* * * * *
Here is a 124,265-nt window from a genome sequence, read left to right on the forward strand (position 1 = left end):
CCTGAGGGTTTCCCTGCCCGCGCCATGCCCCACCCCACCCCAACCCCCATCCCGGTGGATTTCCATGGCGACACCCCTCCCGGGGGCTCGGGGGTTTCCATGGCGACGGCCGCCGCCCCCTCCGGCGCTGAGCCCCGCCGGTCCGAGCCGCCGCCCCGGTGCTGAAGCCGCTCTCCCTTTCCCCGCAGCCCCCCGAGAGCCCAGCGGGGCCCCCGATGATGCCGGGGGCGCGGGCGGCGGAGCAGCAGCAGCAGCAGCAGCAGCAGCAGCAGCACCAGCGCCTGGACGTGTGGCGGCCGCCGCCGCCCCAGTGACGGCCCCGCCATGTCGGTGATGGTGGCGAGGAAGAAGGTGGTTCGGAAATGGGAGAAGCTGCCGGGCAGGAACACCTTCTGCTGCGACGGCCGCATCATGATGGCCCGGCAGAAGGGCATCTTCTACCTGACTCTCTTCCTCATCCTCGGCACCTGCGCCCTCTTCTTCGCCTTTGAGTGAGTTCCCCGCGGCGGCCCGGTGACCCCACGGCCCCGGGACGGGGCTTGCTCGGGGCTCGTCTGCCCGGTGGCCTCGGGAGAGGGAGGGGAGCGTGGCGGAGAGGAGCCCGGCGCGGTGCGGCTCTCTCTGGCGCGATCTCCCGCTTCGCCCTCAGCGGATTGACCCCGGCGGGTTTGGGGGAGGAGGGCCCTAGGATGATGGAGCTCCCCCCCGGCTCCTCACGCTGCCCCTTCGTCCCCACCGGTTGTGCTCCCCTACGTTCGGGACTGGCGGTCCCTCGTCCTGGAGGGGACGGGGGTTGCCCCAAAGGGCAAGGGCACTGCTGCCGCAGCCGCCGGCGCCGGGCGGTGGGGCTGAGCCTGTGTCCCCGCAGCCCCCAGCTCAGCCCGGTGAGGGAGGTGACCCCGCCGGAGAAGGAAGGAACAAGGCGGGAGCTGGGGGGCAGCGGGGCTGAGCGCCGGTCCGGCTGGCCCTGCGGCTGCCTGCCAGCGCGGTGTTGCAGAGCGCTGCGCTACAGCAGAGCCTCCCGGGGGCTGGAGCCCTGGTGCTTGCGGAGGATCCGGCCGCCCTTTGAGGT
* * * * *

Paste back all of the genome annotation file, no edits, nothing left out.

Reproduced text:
Here is a 124,265-nt window from a genome sequence, read left to right on the forward strand (position 1 = left end):
CCTGAGGGTTTCCCTGCCCGCGCCATGCCCCACCCCACCCCAACCCCCATCCCGGTGGATTTCCATGGCGACACCCCTCCCGGGGGCTCGGGGGTTTCCATGGCGACGGCCGCCGCCCCCTCCGGCGCTGAGCCCCGCCGGTCCGAGCCGCCGCCCCGGTGCTGAAGCCGCTCTCCCTTTCCCCGCAGCCCCCCGAGAGCCCAGCGGGGCCCCCGATGATGCCGGGGGCGCGGGCGGCGGAGCAGCAGCAGCAGCAGCAGCAGCAGCAGCAGCACCAGCGCCTGGACGTGTGGCGGCCGCCGCCGCCCCAGTGACGGCCCCGCCATGTCGGTGATGGTGGCGAGGAAGAAGGTGGTTCGGAAATGGGAGAAGCTGCCGGGCAGGAACACCTTCTGCTGCGACGGCCGCATCATGATGGCCCGGCAGAAGGGCATCTTCTACCTGACTCTCTTCCTCATCCTCGGCACCTGCGCCCTCTTCTTCGCCTTTGAGTGAGTTCCCCGCGGCGGCCCGGTGACCCCACGGCCCCGGGACGGGGCTTGCTCGGGGCTCGTCTGCCCGGTGGCCTCGGGAGAGGGAGGGGAGCGTGGCGGAGAGGAGCCCGGCGCGGTGCGGCTCTCTCTGGCGCGATCTCCCGCTTCGCCCTCAGCGGATTGACCCCGGCGGGTTTGGGGGAGGAGGGCCCTAGGATGATGGAGCTCCCCCCCGGCTCCTCACGCTGCCCCTTCGTCCCCACCGGTTGTGCTCCCCTACGTTCGGGACTGGCGGTCCCTCGTCCTGGAGGGGACGGGGGTTGCCCCAAAGGGCAAGGGCACTGCTGCCGCAGCCGCCGGCGCCGGGCGGTGGGGCTGAGCCTGTGTCCCCGCAGCCCCCAGCTCAGCCCGGTGAGGGAGGTGACCCCGCCGGAGAAGGAAGGAACAAGGCGGGAGCTGGGGGGCAGCGGGGCTGAGCGCCGGTCCGGCTGGCCCTGCGGCTGCCTGCCAGCGCGGTGTTGCAGAGCGCTGCGCTACAGCAGAGCCTCCCGGGGGCTGGAGCCCTGGTGCTTGCGGAGGATCCGGCCGCCCTTTGAGGT